Why buy Evolution and Economics of Solar PV Cells

  • To utilise in-depth assessment and analysis of the current and future technological and market state of power, carried out by an industry expert with 30 years in the power generation industry.
  • Use cutting edge information and data.
  • Use the highest level of research carried out. Expert analysis to say what is happening in the market and what will happen next.
  • Have the 'what if' questions answered.
  • Save time and money by having top quality research done for you at a low cost.

Table of Contents

About the author

Disclaimer

  • Note about authors and sources

Table of contents

Table of tables

Table of figures

Executive summary

  • Chapter 1. Solar power, the solar resource and the growth of solar cells
  • Chapter 2. Solar cell technologies and technology trends
  • Chapter 3. The economics of solar cells
  • Chapter 4. Future market and economic prospects for solar cells

Chapter 1. Solar power, the solar resource and the growth of solar cells

  • Summary
  • Introduction
  • The solar resource
  • The growth of solar cells

Chapter 2. Solar cell technologies and technology trends

  • Summary
  • Introduction
  • Multilayer cells and concentrating PV
  • Third generation solar cells
  • Balance of plant components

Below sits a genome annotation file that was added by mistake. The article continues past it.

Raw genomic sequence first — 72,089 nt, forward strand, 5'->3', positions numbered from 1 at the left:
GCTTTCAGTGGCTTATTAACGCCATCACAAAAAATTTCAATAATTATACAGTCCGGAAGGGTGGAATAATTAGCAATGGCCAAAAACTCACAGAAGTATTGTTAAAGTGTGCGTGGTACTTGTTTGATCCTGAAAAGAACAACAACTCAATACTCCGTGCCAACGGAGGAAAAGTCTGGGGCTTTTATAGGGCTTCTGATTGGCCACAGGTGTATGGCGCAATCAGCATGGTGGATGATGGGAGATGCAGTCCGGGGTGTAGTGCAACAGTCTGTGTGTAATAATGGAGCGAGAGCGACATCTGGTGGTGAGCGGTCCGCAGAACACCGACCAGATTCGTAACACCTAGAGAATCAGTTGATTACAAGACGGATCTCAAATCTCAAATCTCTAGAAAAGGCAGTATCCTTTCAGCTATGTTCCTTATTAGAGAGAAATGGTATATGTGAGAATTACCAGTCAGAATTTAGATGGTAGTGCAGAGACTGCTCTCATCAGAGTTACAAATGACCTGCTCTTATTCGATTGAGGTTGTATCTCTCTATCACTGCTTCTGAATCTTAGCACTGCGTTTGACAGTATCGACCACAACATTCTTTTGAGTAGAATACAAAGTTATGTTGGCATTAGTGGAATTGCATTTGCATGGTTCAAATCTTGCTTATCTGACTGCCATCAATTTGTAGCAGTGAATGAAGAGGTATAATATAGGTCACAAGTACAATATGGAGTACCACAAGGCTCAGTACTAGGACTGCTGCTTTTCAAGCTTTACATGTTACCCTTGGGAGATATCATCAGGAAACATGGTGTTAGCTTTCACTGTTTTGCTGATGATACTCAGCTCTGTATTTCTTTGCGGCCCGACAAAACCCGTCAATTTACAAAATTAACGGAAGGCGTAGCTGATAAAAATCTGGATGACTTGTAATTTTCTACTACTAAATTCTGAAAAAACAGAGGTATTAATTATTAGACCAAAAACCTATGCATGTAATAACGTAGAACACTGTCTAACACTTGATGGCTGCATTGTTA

• Market shares
  • The solar cell production market

Chapter 3. The economics of solar cells

  • Summary
  • Introduction
  • Capital costs and cost trends
  • Energy costs and levelized costs for solar PV

Chapter 4. Future market and economic prospects for solar cells

  • Summary
  • Introduction
  • Cost comparisons
  • Global capacity growth predictions
  • Regional growth
    • Europe
    • North America
    • Asia and the Asia-Pacific region
    • Rest of the world
  • Solar financing
  • Conclusion

List of abbreviations

Table of tables

  • Table 1: Solar PV, annual installed capacity 2000 - 2013 (MW), 2014
  • Table 2: Solar PV, annual installed PV capacity by region in 2013 (MW), 2014
  • Table 3: Solar PV, annual installed capacity in Europe 2000 - 2013 (MW), 2014
  • Table 4: Solar PV, annual installed capacity in China 2000 - 2013 (MW), 2014